Homosexuals, foster care facing MBCH
MBC leaders meet with Governor Blunt to discuss concerns
BRIDGETON – Despite remarks that seemed to suggest the Missouri Baptist Children’s Home (MBCH) might not stop homosexuals from being foster parents through the MBCH, the Home’s president says that will not happen with his knowledge.
“The real issue is not that homosexuals can be foster parents,” Raymond Kenison, president of the MBCH, said in the board’s July 25 meeting. “The real issue is that Christians won’t.
“The MBCH has always looked for the most suitable home for children and the policy of the state is to look for the most suitable home for children,” he said. “If you and I believe that a Christian home is the most suitable home, then we should be filling up the rolls.”
Kenison did not elaborate on what he meant by a “suitable home,” while noting that the state’s policy on whether homosexuals can be foster parents may change. Since the MBCH receives some state funds, questions have arisen as to whether it will allow homosexual foster parents if the state does.
The state’s policy became an issue after a bill signed into law in June repealed Missouri’s law prohibiting sodomy. The bill was an attempt to clear “the state’s law books” after the law was ruled unconstitutional when the U.S. Supreme Court struck down a similar law in Texas in the landmark Lawrence v. Texas case. That prompted a ruling in February by Jackson County Circuit Judge Sandra Midkiff who said, as a result of the Missouri law’s abolishment, the state could no longer prevent two lesbians from obtaining a foster care license. That led Attorney General Jay Nixon to conclude that the state no longer has any basis to deny homosexuals the opportunity to become foster parents and announce he would not appeal Midkiff’s ruling – over the objections of Gov. Matt Blunt.
Ralph Sawyer, pastor, First Baptist Church, Wentzville, and president of the MBC (which accounts for $557,000 of the MBCH’s budget, not including another $127,000 from the Missouri Missions Offering) and MBC Executive Director David Clippard met with the governor July 12 and raised the foster child issue. They were given assurance by Blunt that his administration opposes homosexuals being foster parents and that his staff was continuing to study the issue and determine the best way to proceed following Nixon’s decision not to appeal.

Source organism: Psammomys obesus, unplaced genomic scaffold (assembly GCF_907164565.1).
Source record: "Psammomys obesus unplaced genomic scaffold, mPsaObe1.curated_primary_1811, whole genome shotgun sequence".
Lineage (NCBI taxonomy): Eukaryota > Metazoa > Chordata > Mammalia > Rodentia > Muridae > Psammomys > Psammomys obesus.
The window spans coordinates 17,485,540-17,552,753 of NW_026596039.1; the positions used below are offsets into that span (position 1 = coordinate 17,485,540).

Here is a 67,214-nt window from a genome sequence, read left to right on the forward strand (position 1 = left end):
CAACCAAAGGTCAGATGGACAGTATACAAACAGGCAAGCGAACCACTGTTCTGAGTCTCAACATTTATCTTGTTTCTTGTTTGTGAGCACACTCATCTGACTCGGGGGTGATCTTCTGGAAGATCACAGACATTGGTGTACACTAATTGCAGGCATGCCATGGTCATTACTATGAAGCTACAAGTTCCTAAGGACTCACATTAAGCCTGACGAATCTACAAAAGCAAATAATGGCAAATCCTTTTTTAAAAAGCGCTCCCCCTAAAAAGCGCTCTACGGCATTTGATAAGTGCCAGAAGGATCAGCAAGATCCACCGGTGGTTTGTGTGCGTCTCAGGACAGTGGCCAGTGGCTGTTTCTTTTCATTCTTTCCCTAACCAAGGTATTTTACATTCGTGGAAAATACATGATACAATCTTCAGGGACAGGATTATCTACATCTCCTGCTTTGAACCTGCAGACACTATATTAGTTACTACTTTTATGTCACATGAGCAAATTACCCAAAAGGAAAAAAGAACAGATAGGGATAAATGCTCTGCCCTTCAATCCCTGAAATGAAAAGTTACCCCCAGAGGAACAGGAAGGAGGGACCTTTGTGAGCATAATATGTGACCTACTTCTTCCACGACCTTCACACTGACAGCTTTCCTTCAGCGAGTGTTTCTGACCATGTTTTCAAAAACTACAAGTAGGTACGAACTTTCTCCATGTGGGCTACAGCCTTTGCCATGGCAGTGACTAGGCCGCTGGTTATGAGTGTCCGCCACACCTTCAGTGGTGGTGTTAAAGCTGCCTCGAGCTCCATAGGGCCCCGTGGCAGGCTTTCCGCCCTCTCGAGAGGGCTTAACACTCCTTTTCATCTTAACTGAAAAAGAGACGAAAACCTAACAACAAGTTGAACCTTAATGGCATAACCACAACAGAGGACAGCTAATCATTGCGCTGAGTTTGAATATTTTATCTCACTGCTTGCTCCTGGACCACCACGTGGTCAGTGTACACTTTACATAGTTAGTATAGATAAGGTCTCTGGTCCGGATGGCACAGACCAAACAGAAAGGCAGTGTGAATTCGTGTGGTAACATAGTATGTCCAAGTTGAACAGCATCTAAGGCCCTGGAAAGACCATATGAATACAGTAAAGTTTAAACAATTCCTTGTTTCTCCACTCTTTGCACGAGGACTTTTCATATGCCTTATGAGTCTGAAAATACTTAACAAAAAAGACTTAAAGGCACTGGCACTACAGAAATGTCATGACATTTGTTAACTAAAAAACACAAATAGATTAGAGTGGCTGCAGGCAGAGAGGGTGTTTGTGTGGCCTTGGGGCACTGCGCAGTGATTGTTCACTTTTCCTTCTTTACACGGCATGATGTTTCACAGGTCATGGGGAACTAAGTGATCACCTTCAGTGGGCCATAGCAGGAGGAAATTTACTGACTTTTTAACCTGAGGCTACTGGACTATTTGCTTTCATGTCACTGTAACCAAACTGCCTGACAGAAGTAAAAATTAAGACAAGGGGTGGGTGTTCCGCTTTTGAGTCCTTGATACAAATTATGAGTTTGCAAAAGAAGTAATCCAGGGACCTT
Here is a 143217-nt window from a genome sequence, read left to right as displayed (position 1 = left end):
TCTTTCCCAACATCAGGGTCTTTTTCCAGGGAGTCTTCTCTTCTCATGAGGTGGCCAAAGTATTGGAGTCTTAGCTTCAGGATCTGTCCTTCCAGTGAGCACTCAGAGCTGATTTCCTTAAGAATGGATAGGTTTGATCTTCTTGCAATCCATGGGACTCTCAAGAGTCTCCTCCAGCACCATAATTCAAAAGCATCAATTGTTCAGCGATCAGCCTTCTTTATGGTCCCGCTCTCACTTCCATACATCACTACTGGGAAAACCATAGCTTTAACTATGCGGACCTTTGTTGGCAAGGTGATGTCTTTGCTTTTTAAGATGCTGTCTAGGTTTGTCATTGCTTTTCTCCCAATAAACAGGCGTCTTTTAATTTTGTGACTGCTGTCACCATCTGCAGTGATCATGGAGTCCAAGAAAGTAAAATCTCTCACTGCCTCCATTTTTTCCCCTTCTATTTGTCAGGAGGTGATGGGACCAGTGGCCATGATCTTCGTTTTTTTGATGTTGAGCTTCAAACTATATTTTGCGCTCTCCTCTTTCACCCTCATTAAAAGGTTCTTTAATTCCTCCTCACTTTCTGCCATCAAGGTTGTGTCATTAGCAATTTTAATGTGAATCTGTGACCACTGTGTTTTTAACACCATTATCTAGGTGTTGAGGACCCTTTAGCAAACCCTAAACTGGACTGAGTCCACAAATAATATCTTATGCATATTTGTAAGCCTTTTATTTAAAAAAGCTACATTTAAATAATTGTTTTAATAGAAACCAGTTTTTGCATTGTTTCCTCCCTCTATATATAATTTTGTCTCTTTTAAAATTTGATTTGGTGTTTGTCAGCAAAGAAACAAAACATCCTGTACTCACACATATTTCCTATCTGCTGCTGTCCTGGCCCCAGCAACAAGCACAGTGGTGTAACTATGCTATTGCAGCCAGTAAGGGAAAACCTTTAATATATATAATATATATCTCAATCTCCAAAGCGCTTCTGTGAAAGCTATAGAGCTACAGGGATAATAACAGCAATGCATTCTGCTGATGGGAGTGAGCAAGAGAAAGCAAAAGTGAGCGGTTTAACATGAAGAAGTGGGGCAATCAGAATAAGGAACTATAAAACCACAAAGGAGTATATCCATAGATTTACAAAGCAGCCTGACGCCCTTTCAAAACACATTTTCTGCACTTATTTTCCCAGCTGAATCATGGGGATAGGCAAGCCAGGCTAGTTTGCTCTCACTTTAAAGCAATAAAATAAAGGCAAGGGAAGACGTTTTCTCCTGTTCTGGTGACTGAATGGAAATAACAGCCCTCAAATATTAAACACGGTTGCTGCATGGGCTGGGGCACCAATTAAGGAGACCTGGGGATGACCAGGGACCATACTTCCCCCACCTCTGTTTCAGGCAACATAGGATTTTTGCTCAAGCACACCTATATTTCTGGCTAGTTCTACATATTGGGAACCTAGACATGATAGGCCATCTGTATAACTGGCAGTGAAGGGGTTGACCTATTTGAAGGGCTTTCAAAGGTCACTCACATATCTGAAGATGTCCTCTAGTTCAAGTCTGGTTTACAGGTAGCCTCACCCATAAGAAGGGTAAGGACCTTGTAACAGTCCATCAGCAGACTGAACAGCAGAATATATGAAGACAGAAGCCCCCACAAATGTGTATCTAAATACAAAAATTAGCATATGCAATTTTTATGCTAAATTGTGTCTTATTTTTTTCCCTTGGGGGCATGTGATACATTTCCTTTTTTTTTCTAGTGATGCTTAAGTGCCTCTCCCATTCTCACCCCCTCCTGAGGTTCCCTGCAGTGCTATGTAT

It is possible the Missouri General Assembly may address the matter with a new law next year.
Kenison went on to expand on his definition of a “suitable home” in a subsequent phone interview with The Pathway.
“What we’re looking for is a Christian couple – a man and a woman – with a church that will recommend them.”
When asked if the MBCH would place children with homosexual couples, Kenison said “not with my knowledge.” He did say, however, that there is pressure to find foster parents. If the state pressured the MBCH to place children with homosexuals because no other foster parents could be found, Kenison said his reply would be that “this is not the best choice. Give us another week to keep looking.”
He also said that he and the MBCH “are not endorsing or condoning homosexuality.” Further, Kenison said he believes the law has been incorrectly interpreted as it applies to foster parents.
At least one trustee thought Kenison’s remarks were confusing as to whether or not the MBCH would allow homosexuals to be foster parents. Trustee Bill Vail, pastor of First Baptist, Poplar Bluff, and a member of the Southern Baptist Convention Executive Committee, said that after speaking with Kenison one-on-one, he believes the MBCH will uphold its traditional stance toward potential foster parents.
“I do wish he had been clearer when speaking to the board,” he said.
Kenison said his point in addressing the board was so they would have a full view of the issue when they go to the state Capitol and speak with lawmakers.
“I don’t want us to get lost in a fight against homosexuals and forget that children need homes.”
Rodney Albert, the chairman of the Missouri Baptist Convention’s (MBC) Christian Life Commission, said that a stable home with a Christian mother and father is the best and only option.
“Would they be better off with homosexual parents if they didn’t have anywhere else? No. Anything other than a mother and a father amounts to child abuse,” Albert said.
“I’ve had homosexual friends and I’ve found them to be very caring,” he said. “However, they’re misguided in believing that they can help children. I would hope that we would learn something from divorce. We used to think that ‘love would see them through.’ But kids have been devastated by having only one parent. Having parents of only one gender can have brutal results.”
Although, as Kenison says, more than 1,000 children in Missouri need foster homes, Sawyer said broadening the potential parent base to include homosexuals would have severe consequences.
“It creates more problems than it solves,” he said. “The adverse effects are devastating. You can’t just gloss over that.
“We need to call people to pray,” Sawyer continued. “I think that’s what Kenison is trying to do.”
In other business conducted by the board: Kenison reported that the Home’s financial position is in good shape, with gifts from wills and bequests 50 percent above budget for the year, even though the year is only half completed.
The board also saw a preview of a promotional DVD to be used in getting the MBCH’s message out. The finished product will be between 45 and 60 minutes and will feature the home’s Family ministries, a testimony from foster parents and stories of volunteers. The DVD will be ready in the fall.